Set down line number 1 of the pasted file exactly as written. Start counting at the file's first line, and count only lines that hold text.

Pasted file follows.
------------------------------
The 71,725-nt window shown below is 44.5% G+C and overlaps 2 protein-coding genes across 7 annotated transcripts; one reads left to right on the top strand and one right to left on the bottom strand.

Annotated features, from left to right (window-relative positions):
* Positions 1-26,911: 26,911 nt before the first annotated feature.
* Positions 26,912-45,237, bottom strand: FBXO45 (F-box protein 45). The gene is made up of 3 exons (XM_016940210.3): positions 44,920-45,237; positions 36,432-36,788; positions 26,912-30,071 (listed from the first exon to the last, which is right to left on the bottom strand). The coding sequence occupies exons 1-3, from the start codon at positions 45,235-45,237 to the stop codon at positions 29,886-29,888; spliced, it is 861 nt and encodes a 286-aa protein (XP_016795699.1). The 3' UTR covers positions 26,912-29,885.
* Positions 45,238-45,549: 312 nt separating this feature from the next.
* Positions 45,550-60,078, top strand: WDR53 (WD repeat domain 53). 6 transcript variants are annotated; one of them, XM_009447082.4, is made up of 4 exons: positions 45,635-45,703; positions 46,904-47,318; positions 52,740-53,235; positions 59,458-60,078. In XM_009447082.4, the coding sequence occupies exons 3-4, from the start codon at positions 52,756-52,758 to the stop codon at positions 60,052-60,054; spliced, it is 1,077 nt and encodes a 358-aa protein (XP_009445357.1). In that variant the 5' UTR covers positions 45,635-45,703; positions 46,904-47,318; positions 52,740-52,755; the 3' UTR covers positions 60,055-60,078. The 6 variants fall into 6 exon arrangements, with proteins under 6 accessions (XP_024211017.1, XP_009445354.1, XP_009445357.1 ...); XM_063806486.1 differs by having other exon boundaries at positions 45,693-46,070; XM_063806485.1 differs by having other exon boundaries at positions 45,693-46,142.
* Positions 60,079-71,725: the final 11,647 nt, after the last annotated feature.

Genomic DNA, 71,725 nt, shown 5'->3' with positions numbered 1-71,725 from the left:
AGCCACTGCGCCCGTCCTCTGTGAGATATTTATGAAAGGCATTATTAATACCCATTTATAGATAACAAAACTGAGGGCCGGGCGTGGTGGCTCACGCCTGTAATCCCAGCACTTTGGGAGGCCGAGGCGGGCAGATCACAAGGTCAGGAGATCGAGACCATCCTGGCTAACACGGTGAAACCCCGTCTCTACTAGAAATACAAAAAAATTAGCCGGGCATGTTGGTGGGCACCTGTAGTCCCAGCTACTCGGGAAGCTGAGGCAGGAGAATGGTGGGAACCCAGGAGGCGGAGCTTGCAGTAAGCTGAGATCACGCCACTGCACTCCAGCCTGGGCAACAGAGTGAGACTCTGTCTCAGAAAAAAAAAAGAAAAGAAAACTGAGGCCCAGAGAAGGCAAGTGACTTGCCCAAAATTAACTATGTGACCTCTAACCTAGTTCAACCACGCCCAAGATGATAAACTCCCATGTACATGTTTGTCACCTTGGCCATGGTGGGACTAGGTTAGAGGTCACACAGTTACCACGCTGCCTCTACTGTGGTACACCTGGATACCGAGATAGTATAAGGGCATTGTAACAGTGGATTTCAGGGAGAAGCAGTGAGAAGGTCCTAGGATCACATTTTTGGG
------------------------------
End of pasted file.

The 71,725-nt window shown below is 44.5% G+C and overlaps 2 protein-coding genes across 7 annotated transcripts; one reads left to right on the top strand and one right to left on the bottom strand.